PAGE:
Starting with wxPython 4.0 (the first Phoenix release) the wxPython source archive and, for supported platforms, wxPython binary wheels are available from the Python Package Index (PyPI). wxPython's project page at PyPI is https://pypi.org/project/wxPython.
The source or binary wheels can be downloaded directly from the project page, or you can use the wonderful pip tool to do it for you.
Windows and macOS
pip install -U wxPython
If you are on Windows or macOS with a compatible Python build, then the command shown above will download the appropriate wheel file from the latest release, and install it in your active Python environment or virtual environment.
If there is no binary wheel file available for your platform or for your version of Python, then pip will download the source archive and will attempt to build it for you. There is some information about that below.
Yes, we have Linux Wheels. Sort of.
Because of the differences between Linux distributions (mainly different
versions of the core libraries installed by default, but also platform
architecture and etc.) it is not possible to host binary wheel files for
Linux on PyPI unless they can be made to work within the constraints of
PEP 513 Unfortunately,
attempts to pound the wxPython peg into the
manylinux1 hole have not been
very successful. Maybe
manylinux2 will be a better fit. In the meantime,
if you have a Linux similar enough to those used to build the wheels
located under the
wxPython Extras linux folder,
then you can use them and not need to build the wheels yourself.
Since there are various options for distro and wx port (GTK2 or GTK3) then the files can not all be located in the same folder for easy access by pip. This simply just means that you'll need to drill down a little further to find the URL to give to pip. For example, to get the GTK3 wxPython builds for Ubuntu 16.04 (and 16.10, LinuxMint 18, and probably others) you can use a pip command like this:
pip install -U \ -f https://extras.wxpython.org/wxPython4/extras/linux/gtk3/ubuntu-16.04 \ wxPython
Of course you can always download the wheel file yourself and then use pip to install your local copy of the file.
Building with Pip
If pip is not able to find a binary wheel file that matches your platform and your version of Python, then it will download the source archive and will try to build it for you. If you have the required compiler and dependent libraries installed, then this will be a feasible approach for you, although it can take some time to do the build. The end result will be the same as if there was a binary wheel available for you. In fact, pip can also be told to just build the wheel and not do the install. This way you can reuse the wheel file for different Python environments or on other machines, or whatever, without needing to rebuild for each one.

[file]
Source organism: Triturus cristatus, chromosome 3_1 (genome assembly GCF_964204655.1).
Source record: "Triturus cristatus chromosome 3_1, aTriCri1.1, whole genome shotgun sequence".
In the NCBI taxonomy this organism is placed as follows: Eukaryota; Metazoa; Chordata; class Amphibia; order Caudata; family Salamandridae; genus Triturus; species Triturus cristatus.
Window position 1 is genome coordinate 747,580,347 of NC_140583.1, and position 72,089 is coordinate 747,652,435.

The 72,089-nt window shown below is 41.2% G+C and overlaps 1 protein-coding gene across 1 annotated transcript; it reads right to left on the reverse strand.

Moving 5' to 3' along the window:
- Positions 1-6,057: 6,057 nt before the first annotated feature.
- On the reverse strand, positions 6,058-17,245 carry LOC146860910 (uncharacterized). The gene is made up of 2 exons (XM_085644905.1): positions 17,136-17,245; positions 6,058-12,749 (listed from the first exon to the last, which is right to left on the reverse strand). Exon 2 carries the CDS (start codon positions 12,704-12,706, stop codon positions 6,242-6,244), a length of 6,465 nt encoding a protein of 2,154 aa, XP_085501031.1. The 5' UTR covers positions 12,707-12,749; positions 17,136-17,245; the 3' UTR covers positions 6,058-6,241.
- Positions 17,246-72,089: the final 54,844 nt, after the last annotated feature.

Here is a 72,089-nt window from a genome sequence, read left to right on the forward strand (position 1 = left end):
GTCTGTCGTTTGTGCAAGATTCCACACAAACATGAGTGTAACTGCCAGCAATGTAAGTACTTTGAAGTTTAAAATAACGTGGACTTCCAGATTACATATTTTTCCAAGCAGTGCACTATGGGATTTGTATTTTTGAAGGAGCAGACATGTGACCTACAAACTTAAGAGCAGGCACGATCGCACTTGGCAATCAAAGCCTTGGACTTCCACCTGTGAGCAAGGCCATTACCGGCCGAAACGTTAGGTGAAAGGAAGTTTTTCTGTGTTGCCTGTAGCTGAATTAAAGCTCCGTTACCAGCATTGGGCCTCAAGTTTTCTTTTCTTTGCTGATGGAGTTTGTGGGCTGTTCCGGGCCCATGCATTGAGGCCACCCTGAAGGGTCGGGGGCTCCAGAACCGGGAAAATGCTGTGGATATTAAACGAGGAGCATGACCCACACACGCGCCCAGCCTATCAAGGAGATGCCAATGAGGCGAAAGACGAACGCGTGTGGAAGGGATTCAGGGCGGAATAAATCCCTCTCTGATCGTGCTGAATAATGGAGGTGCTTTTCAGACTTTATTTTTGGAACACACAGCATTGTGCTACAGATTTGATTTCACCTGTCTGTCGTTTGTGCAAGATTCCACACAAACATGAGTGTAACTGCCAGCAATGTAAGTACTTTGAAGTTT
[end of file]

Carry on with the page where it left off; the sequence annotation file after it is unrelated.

wxPython is a very large and complex package, with several dependencies, and in many cases is not very easy to build. Since pip will be using the source tarball then all of the source files that are generated by other tools are included, eliminating much of the build complexity. However there are still library and tools dependencies that need to be present on the system while doing the build. The best place to find out about these dependencies is the README.rst file in the source tree. You should familiarize yourself with the whole file, but pay particular attention to the prerequisites section.
This post in the blog provides some additional information and step by step instructions that should work on most Linux systems.
In addition to the source and binaries available on PyPI, there are some extra files which are part of each release, which are hosted at https://extras.wxPython.org/wxPython4/extras/. The things you will find there are:
A tarball containing the wxPython API documentation, which is the same content available at https://docs.wxpython.org. You can use this copy of the reference docs for local off-line reading of the API reference material. Look for a file named like
A tarball containing the wxPython demo and samples. It is highly encouraged for new wxPython users, and experienced ones too, to download this file. It is a great learning resource with tons of examples showing how to use various components of the wxPython library. Look for a file named like
Zip files with
*.pdbfiles which are Visual Studio debugger information files.
Binary wheel files for a few flavors of Linux.
The Bleeding Edge
If you're the daredevil type and prefer to work with the absolutely newest version of wxPython, we've got a couple options for you.
Each day that there are commits to wxPython Phoenix's master branch, the buildbot will attempt to do a "daily build". If successful then the resulting wheels, docs, and source archives will be uploaded to the snapshots folder. Although these are not technically official releases, and may have new undiscovered and unsolved bugs, more than a few people use them successfully in their own projects.
wxPython's GitHub project is at https://github.com/wxWidgets/Phoenix. If you want to tinker with the code (preferably in order to submit a PR) then this option is what you are looking for. Fork and clone a copy of the git repository for yourself and start tweaking away under the hood.
Since the generated files are not committed to git you will need to go
through several more steps to generate and build the code, but they are all
handled by the
script and there is a overview of the process and the needed steps in the
you get stuck then you can ask about it on
The wxPython releases prior to 4.0 (a.k.a "Classic" wxPython) will remain available at SourceForge. That includes source, documentation, the demo, and various binary installers for Windows and Mac systems.